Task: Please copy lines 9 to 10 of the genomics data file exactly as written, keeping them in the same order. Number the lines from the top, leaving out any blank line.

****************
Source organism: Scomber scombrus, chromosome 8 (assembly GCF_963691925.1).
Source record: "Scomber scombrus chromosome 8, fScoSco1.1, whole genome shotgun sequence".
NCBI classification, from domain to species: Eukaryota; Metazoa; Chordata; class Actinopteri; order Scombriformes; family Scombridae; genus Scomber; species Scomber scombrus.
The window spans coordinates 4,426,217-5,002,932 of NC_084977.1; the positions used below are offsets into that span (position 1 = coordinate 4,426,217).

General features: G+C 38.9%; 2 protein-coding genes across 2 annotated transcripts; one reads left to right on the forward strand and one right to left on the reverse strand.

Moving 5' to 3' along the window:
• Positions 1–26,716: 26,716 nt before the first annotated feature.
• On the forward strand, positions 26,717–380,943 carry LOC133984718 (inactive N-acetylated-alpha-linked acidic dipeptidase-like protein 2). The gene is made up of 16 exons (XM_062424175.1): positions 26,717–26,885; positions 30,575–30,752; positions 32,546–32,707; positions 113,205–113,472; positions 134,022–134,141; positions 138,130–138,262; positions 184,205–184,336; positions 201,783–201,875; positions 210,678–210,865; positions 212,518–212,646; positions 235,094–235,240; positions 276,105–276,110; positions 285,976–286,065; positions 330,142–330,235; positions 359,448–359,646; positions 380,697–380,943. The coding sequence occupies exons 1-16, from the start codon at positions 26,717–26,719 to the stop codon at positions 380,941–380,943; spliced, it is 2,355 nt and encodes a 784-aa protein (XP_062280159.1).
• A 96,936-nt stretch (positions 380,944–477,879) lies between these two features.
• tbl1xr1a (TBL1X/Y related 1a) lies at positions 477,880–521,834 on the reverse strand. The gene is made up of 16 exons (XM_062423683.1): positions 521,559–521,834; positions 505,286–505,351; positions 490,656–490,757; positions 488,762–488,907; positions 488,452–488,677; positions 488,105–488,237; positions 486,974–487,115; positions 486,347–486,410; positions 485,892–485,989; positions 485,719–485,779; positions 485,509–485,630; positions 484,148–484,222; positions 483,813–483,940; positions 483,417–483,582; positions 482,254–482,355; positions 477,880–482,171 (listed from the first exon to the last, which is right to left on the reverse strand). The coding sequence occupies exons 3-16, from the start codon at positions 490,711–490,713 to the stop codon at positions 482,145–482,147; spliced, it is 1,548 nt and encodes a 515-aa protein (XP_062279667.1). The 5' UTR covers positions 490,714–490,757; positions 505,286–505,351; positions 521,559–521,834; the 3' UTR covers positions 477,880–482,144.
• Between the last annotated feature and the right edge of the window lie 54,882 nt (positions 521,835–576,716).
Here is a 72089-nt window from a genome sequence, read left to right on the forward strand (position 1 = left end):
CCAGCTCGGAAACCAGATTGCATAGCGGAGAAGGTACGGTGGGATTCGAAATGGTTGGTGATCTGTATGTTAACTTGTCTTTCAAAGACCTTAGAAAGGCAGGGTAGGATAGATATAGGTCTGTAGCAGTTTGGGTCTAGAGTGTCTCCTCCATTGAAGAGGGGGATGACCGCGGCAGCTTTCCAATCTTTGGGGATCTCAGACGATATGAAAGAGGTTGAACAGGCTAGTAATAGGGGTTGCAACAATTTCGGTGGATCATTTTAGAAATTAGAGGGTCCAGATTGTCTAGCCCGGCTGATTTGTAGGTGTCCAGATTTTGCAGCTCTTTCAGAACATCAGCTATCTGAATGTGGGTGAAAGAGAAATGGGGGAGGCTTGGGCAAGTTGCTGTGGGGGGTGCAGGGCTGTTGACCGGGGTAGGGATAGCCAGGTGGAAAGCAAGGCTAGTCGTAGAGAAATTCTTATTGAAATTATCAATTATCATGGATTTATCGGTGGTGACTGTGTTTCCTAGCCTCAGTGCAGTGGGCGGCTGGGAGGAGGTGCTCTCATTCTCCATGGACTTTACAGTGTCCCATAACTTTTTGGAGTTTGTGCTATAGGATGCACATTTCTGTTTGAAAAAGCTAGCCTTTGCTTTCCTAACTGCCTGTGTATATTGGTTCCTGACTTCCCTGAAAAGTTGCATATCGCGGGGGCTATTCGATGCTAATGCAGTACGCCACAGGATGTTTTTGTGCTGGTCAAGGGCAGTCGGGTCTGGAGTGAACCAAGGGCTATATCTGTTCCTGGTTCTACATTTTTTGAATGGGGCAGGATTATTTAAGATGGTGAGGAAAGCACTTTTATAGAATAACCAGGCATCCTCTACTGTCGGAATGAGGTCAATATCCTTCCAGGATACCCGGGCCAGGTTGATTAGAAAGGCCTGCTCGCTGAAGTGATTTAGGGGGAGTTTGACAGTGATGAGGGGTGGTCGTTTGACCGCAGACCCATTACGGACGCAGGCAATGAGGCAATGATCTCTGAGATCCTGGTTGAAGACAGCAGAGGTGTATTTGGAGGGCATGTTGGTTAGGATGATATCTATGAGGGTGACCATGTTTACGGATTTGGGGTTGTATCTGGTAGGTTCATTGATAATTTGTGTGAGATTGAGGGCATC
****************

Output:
• A 96,936-nt stretch (positions 380,944–477,879) lies between these two features.
• tbl1xr1a (TBL1X/Y related 1a) lies at positions 477,880–521,834 on the reverse strand. The gene is made up of 16 exons (XM_062423683.1): positions 521,559–521,834; positions 505,286–505,351; positions 490,656–490,757; positions 488,762–488,907; positions 488,452–488,677; positions 488,105–488,237; positions 486,974–487,115; positions 486,347–486,410; positions 485,892–485,989; positions 485,719–485,779; positions 485,509–485,630; positions 484,148–484,222; positions 483,813–483,940; positions 483,417–483,582; positions 482,254–482,355; positions 477,880–482,171 (listed from the first exon to the last, which is right to left on the reverse strand). The coding sequence occupies exons 3-16, from the start codon at positions 490,711–490,713 to the stop codon at positions 482,145–482,147; spliced, it is 1,548 nt and encodes a 515-aa protein (XP_062279667.1). The 5' UTR covers positions 490,714–490,757; positions 505,286–505,351; positions 521,559–521,834; the 3' UTR covers positions 477,880–482,144.